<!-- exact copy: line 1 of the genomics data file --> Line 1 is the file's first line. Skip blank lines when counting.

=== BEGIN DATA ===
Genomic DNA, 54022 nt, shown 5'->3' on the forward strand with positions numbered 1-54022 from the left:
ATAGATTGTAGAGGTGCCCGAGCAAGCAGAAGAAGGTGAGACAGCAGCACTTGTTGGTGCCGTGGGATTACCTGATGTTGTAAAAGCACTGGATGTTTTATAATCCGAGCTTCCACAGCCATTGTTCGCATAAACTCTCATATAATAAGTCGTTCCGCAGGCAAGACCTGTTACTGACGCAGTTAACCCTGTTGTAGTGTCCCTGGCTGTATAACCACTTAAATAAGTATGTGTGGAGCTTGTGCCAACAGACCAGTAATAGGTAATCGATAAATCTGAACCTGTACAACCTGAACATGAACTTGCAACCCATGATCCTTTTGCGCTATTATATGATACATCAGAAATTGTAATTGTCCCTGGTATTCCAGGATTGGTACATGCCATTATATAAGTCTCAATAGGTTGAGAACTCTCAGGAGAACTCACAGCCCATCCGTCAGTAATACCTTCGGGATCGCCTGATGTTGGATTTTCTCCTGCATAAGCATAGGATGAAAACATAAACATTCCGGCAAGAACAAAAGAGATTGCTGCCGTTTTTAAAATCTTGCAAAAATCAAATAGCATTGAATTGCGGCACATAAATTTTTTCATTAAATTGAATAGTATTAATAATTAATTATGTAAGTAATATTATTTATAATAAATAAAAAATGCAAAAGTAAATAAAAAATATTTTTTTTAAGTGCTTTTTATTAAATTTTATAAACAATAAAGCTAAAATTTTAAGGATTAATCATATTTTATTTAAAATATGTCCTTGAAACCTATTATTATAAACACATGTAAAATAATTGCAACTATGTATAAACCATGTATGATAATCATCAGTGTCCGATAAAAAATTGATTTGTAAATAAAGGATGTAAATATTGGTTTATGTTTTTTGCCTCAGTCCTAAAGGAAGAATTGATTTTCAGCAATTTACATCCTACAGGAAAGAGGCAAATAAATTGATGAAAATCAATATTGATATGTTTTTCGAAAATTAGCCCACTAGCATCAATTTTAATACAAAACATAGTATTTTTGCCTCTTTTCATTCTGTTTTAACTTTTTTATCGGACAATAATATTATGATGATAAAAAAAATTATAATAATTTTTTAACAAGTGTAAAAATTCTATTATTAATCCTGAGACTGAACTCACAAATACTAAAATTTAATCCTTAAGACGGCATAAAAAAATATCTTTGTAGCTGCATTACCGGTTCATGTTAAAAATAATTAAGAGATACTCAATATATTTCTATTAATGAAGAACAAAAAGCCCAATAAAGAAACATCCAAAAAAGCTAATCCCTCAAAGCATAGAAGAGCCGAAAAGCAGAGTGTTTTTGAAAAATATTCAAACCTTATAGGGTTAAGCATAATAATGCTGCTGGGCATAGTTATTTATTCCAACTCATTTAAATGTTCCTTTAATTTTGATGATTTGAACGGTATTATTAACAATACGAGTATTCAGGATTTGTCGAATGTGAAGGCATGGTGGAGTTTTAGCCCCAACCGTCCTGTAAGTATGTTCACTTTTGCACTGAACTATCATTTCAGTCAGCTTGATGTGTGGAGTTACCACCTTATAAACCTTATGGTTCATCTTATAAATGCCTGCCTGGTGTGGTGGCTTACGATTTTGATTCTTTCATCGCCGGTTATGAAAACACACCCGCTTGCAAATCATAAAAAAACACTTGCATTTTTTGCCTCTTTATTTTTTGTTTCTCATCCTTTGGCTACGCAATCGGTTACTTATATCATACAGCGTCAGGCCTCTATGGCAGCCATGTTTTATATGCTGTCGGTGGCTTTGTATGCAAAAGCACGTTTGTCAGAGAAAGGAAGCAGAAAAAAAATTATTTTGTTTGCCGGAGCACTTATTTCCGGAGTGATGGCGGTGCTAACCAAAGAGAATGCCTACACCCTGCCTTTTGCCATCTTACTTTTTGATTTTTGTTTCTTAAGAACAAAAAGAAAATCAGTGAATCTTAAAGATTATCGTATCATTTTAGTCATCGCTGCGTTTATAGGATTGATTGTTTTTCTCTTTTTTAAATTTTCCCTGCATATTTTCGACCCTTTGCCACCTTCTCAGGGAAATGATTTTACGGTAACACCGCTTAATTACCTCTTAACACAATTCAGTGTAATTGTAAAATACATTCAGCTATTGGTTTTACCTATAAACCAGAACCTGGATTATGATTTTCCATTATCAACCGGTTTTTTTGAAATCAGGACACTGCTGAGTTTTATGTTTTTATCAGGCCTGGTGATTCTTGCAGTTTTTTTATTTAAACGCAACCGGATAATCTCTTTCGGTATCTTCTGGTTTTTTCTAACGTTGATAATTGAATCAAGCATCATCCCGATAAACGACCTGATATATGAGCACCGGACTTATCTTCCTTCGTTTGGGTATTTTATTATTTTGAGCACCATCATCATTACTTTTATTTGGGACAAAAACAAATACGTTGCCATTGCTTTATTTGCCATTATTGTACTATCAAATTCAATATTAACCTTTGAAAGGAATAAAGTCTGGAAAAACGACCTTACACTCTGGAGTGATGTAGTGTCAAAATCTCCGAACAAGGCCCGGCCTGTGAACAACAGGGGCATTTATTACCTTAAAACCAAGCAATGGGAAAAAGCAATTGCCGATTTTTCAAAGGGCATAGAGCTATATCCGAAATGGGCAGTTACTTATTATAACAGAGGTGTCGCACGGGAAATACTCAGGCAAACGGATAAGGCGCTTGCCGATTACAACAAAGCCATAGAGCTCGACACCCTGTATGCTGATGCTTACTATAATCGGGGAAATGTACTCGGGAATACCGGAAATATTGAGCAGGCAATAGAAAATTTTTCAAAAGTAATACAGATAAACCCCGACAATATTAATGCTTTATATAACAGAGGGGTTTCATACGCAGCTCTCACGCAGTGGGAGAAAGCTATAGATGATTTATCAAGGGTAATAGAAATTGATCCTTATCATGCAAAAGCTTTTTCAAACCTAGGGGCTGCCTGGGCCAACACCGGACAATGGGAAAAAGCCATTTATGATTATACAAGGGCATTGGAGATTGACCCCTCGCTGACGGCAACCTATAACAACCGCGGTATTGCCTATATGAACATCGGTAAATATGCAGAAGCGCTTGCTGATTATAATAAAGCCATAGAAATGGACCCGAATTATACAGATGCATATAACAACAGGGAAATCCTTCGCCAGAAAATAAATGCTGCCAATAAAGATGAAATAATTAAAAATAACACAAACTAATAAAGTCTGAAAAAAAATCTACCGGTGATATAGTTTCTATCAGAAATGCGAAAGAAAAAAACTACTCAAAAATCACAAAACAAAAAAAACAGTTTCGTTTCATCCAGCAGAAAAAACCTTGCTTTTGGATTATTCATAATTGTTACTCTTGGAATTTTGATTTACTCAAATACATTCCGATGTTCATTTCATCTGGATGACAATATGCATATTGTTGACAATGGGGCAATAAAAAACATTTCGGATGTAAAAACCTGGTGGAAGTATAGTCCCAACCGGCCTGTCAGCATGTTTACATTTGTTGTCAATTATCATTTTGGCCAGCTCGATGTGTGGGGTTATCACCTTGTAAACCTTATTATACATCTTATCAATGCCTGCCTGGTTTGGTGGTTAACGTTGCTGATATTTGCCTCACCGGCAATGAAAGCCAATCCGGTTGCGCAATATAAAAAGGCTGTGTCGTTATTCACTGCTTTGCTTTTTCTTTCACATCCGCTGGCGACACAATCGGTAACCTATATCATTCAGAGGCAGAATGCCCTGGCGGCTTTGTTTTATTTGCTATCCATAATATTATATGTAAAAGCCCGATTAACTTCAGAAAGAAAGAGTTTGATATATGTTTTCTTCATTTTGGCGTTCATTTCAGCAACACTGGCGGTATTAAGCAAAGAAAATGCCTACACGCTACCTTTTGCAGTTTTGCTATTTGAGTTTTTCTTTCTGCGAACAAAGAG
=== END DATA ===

Genomic DNA, 54022 nt, shown 5'->3' on the forward strand with positions numbered 1-54022 from the left: